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Signs

dir: M. Night Shyamalan
[img_assist|nid=1028|title=Signs and more signs for your own protection|desc=|link=none|align=right|width=450|height=763]
It's an interesting film, I'll give it that much. And it's a credit to M. Night Shyamalan that he manages to get the best performance out of Mel Gibson that I've seen in nearly a decade. As for how successful the film is overall, well, that's hardly a question for the ages.

Box office-wise, Signs has managed to dispel the fear that arose of "one hit wonderness" after the lackluster receipts that the far more ambitious Unbreakable was responsible for. He's managing to incorporate the quite difficult aspects of credible film making and ticket sale success, and then some. He is undoubtedly a populist director, making stories that are on the surface fairly straight-forward that manage to tap in to either the collective unconscious or issues of pop cultural currency without being either pretentious or lowest common denominator shit-stupid.

His level of subtlety is not what I would call delicate, but this film at the very least stands as a testament to his willingness to tackle commonplace ideas with his own individual take, willing to not always give audiences what they want initially with the view of giving them something completely different at film's end. It's a conceited bait-and-switch, I know, but as someone who's seen literally thousands of films over the years, it's something I can appreciate.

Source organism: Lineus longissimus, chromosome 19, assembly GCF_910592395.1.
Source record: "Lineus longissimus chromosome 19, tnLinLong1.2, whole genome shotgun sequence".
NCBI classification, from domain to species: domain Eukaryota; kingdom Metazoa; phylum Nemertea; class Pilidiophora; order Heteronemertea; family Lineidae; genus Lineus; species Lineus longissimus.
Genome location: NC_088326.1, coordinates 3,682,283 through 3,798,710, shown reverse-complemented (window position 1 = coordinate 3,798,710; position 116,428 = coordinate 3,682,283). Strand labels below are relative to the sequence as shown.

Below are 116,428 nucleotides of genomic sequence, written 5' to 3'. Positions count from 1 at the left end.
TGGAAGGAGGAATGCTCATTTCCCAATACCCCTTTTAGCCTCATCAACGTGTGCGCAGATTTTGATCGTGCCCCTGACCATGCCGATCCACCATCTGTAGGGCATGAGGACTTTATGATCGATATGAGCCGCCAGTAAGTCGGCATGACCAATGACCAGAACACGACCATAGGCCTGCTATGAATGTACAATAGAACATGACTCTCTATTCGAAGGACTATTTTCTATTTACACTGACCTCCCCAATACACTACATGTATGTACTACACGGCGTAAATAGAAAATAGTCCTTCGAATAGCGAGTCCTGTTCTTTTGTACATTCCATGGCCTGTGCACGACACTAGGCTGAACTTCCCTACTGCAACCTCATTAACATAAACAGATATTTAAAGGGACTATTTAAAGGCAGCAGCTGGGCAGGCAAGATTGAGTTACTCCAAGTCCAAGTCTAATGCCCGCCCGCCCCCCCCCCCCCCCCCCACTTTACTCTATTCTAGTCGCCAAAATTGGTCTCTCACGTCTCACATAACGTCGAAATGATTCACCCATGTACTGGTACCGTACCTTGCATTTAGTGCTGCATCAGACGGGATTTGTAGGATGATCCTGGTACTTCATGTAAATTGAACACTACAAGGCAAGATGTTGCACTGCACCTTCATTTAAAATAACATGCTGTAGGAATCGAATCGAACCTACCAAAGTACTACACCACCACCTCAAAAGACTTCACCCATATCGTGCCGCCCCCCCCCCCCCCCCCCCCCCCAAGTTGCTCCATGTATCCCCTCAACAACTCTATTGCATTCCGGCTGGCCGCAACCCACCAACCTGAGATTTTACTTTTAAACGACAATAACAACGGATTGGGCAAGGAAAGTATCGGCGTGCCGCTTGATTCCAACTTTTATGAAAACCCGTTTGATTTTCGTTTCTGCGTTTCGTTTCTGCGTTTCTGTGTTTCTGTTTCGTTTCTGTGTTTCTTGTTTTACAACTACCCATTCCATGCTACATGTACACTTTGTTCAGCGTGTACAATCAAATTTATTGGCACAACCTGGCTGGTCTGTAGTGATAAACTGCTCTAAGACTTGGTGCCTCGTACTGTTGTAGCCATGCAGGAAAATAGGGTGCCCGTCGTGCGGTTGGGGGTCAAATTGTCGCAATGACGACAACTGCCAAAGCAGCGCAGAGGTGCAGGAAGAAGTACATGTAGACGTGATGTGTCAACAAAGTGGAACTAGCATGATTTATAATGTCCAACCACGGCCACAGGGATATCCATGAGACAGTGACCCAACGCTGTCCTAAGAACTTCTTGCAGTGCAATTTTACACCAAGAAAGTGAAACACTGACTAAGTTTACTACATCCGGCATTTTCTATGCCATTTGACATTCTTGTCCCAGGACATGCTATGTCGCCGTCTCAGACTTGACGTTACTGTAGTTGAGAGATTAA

I had long ago given up on Mel Gibson. In my mind he has become such a ham of an actor that expecting a decent performance from him would be classified by myself as an exercise in futility and by the psychiatric diagnostic manual used by mental health professionals throughout the Western world, the DSM-IV, as a "profoundly delusional state". Picture if you will without getting nauseous the alleged "characters" he's been portraying for the last decade and a half. Whether it be the repugnant all encompassing "father" figure in Ransom, who to me was even more loathsome than the villains in the film, or the even worse character he assayed in The Patriot, the wretched, ham-vomiting Benjamin Martin, in a film that paid the same level of honour to the heroes of the American Revolution that Jerry Bruckheimer did to the fallen in Pearl Harbor: you're not talking quality acting here. I get the feeling that he gave up on the concept of portraying a character in films so much as just giving us the viewers another "facet" of the wonderfulness that is Mel.